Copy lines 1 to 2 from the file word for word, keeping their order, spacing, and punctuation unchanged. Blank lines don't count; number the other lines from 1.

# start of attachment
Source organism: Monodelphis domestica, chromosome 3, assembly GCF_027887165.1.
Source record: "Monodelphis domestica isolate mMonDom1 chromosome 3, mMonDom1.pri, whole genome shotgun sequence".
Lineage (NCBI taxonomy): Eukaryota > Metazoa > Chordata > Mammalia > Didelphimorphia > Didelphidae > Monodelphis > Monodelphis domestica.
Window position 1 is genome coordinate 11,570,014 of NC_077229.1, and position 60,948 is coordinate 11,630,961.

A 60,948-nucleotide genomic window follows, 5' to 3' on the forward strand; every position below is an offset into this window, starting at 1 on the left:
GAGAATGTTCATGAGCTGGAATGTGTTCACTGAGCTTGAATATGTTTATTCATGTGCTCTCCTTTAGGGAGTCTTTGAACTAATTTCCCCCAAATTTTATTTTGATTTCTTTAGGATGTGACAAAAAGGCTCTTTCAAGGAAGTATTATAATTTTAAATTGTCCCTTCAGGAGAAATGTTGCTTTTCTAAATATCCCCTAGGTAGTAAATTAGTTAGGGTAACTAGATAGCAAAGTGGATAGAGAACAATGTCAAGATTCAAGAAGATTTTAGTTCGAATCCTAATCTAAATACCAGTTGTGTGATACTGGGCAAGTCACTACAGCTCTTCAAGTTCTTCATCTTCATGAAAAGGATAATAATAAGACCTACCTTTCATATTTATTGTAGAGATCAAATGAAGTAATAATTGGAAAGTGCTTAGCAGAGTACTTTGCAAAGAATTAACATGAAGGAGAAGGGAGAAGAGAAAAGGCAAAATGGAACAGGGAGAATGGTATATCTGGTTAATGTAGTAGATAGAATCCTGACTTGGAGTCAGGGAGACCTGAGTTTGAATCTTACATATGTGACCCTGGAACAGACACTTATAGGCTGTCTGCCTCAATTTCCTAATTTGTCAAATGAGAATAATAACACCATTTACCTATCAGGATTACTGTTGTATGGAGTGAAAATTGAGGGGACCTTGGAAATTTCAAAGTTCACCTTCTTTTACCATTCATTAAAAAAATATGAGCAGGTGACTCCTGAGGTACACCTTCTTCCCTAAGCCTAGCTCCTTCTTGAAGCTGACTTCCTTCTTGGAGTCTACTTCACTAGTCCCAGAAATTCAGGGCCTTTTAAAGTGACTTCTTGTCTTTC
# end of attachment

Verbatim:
Source organism: Monodelphis domestica, chromosome 3, assembly GCF_027887165.1.
Source record: "Monodelphis domestica isolate mMonDom1 chromosome 3, mMonDom1.pri, whole genome shotgun sequence".